Posted: June 23, 2017 at 5:56 am

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Cryptocurrency Miner Digging Into PCs Based On NSA Exploit – Security Intelligence (blog)

Posted: at 5:56 am

Its been a tough year for the National Security Agency (NSA), and hacking group Shadow Brokers is responsible for much of the trouble. Over the past few months, theyve leaked more than a few implants the NSA term for malware code developed by the agency.

Recently, the agencys DOUBLEPULSAR tool was used to help spread the massive malware attack WannaCry. Bleeping Computer noted that its now on the hunt again, this time digging in with a Monero cryptocurrency miner on PCs running unsecured Server Message Block (SMB) devices.

According to the International Business Times, the new malware strain goes by the unassuming name Trojan.BtcMine.1259. First detected by Russian antivirus firm Dr. Web, the attack targets computers running unsecured SMB protocols and downloads a malware loader onto the machine. It then scans for minimal kernel threads. If PCs have enough resource room to spare, the download grabs the cryptocurrency miner and goes to work.

Based on current infection data, according to the International Business Times, researchers believe the new malware strain leverages DOUBLEPULSAR to gain access, parts of the Ghost RAT library to communicate with its command-and-control (C&C) server and other malware variants to carry out its attack. Once compromised, victim PCs mine Monero currency in the background and send the proceeds back to cybercriminals.

Why Monero? As Live Bitcoin News explained, this cryptocurrency is among the fastest-growing in the digital money market. It presents an ideal opportunity for fraudsters looking to avoid the scrutiny that comes with more traditional bitcoin transactions.

Updating to the latest Windows version should protect corporate devices from this newest attack. While DOUBLEPULSAR infections peaked at 100,000 in early April, the number fell to just 16,000 this month thanks to the MS17-010 patch, Bleeping Computer reported.

DOUBLEPULSAR isnt the first NSA tool leaked by the Shadow Brokers. In April, the group also released the EternalBlue exploit, which was used to carry out surveillance activities, according to ZDNet. It was subsequently adopted by fraudsters to attack targets in Singapore using the Ghost RAT Trojan and other parts of South Asia using Backdoor.Nitol.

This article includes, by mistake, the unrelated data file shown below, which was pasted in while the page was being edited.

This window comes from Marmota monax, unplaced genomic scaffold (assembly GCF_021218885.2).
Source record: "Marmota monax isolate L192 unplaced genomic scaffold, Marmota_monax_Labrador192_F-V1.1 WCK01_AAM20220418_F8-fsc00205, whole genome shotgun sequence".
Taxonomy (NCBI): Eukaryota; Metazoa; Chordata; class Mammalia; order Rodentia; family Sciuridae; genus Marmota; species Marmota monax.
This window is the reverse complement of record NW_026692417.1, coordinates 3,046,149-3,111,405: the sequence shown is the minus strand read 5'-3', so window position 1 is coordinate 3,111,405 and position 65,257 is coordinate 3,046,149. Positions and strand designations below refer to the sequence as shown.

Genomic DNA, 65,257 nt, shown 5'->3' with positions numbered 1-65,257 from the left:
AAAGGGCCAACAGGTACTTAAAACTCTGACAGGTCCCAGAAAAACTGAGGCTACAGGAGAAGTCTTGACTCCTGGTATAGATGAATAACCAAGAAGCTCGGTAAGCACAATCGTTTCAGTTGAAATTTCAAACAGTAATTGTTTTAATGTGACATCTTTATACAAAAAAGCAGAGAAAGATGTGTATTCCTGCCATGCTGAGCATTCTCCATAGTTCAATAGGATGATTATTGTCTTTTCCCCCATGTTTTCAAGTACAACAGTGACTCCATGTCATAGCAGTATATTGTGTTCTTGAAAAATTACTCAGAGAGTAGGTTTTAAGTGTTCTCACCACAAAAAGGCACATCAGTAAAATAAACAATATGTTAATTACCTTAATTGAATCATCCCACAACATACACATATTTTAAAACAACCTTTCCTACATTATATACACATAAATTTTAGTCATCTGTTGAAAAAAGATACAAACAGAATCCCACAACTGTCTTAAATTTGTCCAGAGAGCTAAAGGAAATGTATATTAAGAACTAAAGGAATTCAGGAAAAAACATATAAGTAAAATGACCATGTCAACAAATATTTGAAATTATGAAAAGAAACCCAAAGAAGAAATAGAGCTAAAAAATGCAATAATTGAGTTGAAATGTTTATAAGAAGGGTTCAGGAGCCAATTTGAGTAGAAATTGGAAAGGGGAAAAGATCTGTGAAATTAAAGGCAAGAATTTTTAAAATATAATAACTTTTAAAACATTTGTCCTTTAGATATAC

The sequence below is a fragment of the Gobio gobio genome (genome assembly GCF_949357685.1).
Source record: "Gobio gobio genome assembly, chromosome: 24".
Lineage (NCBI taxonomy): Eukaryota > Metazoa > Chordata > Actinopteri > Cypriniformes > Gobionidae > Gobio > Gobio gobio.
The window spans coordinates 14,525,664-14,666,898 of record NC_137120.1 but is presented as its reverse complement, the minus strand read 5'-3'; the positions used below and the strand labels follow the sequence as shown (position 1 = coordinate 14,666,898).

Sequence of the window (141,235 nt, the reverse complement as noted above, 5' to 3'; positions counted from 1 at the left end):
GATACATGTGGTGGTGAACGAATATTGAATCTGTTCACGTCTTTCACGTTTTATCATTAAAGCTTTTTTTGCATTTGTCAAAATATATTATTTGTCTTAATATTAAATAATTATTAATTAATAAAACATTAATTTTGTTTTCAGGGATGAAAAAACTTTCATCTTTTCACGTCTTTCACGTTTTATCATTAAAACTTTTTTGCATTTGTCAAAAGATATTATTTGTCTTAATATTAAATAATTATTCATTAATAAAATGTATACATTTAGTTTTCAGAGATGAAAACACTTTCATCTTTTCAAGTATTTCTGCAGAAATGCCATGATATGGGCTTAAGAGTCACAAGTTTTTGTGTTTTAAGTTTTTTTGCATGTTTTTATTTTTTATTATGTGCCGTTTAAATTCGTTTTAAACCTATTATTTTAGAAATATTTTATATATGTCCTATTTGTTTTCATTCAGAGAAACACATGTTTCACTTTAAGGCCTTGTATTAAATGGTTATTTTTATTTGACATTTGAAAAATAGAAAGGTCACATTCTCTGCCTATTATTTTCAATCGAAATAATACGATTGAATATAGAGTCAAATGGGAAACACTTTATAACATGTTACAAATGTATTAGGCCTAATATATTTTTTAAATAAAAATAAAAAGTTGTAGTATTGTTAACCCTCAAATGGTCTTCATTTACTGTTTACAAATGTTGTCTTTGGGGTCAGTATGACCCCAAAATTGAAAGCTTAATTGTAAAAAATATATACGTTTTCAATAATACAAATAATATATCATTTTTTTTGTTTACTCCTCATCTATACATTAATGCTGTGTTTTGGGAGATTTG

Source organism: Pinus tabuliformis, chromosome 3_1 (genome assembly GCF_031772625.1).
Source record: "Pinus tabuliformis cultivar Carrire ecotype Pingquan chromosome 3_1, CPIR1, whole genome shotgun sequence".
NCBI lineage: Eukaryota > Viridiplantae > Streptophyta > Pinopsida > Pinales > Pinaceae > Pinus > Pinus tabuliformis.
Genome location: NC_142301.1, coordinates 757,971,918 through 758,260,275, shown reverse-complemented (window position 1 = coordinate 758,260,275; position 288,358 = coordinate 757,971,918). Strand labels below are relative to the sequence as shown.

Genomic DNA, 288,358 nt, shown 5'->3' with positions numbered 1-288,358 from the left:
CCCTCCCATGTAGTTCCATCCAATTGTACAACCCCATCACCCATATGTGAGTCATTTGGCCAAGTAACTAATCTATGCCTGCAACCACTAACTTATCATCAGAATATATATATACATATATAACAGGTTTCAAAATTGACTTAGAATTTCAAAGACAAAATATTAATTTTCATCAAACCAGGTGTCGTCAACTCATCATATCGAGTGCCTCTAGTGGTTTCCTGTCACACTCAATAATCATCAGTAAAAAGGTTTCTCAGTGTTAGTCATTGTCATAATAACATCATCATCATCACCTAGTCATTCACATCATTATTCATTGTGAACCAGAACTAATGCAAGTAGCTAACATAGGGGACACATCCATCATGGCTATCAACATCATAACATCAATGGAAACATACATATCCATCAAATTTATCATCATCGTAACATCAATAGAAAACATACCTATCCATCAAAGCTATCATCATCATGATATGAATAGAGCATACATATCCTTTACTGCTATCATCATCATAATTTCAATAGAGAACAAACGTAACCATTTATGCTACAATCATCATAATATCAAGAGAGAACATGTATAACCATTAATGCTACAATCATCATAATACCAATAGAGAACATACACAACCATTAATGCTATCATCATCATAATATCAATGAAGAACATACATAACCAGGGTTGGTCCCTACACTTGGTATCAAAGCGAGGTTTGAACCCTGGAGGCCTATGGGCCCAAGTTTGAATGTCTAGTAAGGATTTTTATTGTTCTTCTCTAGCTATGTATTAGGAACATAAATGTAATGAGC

This exploit also leveraged SMB vulnerabilities and is rendered useless by proper Windows patching. Since many PCs arent regularly updated or run older versions of the OS no longer covered by Windows support, however, CyberScoop argued that the tool will be used for years to come by both sophisticated cybercriminals and amateurs.

As Bob Wandell, former information assurance chief of the U.S. Department of Defense (DoD), explained to CyberScoop, The payloads that can be loaded onto EtnernalBlue are boundless and uniformly malicious.

Even government-built malware isnt safe from theft and compromise. Exploits such as EternalBlue give cybercriminals long-term access options, while backdoors such as DOUBLEPULSAR provide ways for attackers to jump on the newest malware bandwagon: background cryptocurrency mining.

Fraudsters will take what they can get. Theyll innovate if needed, but they prefer to leverage tools from other sources that can quickly compromise thousands of machines.

Its another case study for regular security updates and continual monitoring of network services. Supposed IT safety only lasts until attackers discover how to break down the door, steal the key or dig a tunnel.

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Report: DNI, NSA chief told Mueller that Trump asked them to say publicly that there was no collusion with Russia – Hot Air

Posted: at 5:56 am

CNNs claiming Democratic and Republican sources for this, but even if its gospel truth, I cant imagine itll do Trump any (further) damage on Russiagate. WaPo first reported a few weeks ago that he asked DNI Dan Coats and NSA chief Mike Rogers to intervene with Comey to try to get the FBI to back off its Russia investigation. The idea that the president might have tried to enlist one part of the intelligence community to slow down a federal probe being conducted by another part is a serious charge.